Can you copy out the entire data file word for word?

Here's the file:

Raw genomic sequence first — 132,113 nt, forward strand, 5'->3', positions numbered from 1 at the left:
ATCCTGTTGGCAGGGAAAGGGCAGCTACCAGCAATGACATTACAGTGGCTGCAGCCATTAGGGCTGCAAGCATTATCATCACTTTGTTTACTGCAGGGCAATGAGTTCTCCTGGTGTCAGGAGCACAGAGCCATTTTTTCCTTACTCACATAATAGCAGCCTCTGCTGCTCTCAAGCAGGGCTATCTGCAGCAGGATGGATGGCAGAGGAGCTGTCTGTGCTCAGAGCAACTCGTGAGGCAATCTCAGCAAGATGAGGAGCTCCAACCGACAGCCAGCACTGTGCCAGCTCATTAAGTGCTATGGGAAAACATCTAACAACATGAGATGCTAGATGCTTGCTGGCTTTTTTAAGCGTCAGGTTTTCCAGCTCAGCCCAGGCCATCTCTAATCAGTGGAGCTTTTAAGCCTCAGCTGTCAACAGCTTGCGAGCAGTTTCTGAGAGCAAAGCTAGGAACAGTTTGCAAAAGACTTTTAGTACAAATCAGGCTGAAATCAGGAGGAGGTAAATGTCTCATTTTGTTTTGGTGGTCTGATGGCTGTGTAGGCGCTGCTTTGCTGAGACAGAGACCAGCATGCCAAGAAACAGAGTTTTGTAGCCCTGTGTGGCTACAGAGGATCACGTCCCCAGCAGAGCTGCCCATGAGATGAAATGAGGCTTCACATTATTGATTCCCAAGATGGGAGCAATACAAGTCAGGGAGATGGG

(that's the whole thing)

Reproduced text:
Raw genomic sequence first — 132,113 nt, forward strand, 5'->3', positions numbered from 1 at the left:
ATCCTGTTGGCAGGGAAAGGGCAGCTACCAGCAATGACATTACAGTGGCTGCAGCCATTAGGGCTGCAAGCATTATCATCACTTTGTTTACTGCAGGGCAATGAGTTCTCCTGGTGTCAGGAGCACAGAGCCATTTTTTCCTTACTCACATAATAGCAGCCTCTGCTGCTCTCAAGCAGGGCTATCTGCAGCAGGATGGATGGCAGAGGAGCTGTCTGTGCTCAGAGCAACTCGTGAGGCAATCTCAGCAAGATGAGGAGCTCCAACCGACAGCCAGCACTGTGCCAGCTCATTAAGTGCTATGGGAAAACATCTAACAACATGAGATGCTAGATGCTTGCTGGCTTTTTTAAGCGTCAGGTTTTCCAGCTCAGCCCAGGCCATCTCTAATCAGTGGAGCTTTTAAGCCTCAGCTGTCAACAGCTTGCGAGCAGTTTCTGAGAGCAAAGCTAGGAACAGTTTGCAAAAGACTTTTAGTACAAATCAGGCTGAAATCAGGAGGAGGTAAATGTCTCATTTTGTTTTGGTGGTCTGATGGCTGTGTAGGCGCTGCTTTGCTGAGACAGAGACCAGCATGCCAAGAAACAGAGTTTTGTAGCCCTGTGTGGCTACAGAGGATCACGTCCCCAGCAGAGCTGCCCATGAGATGAAATGAGGCTTCACATTATTGATTCCCAAGATGGGAGCAATACAAGTCAGGGAGATGGG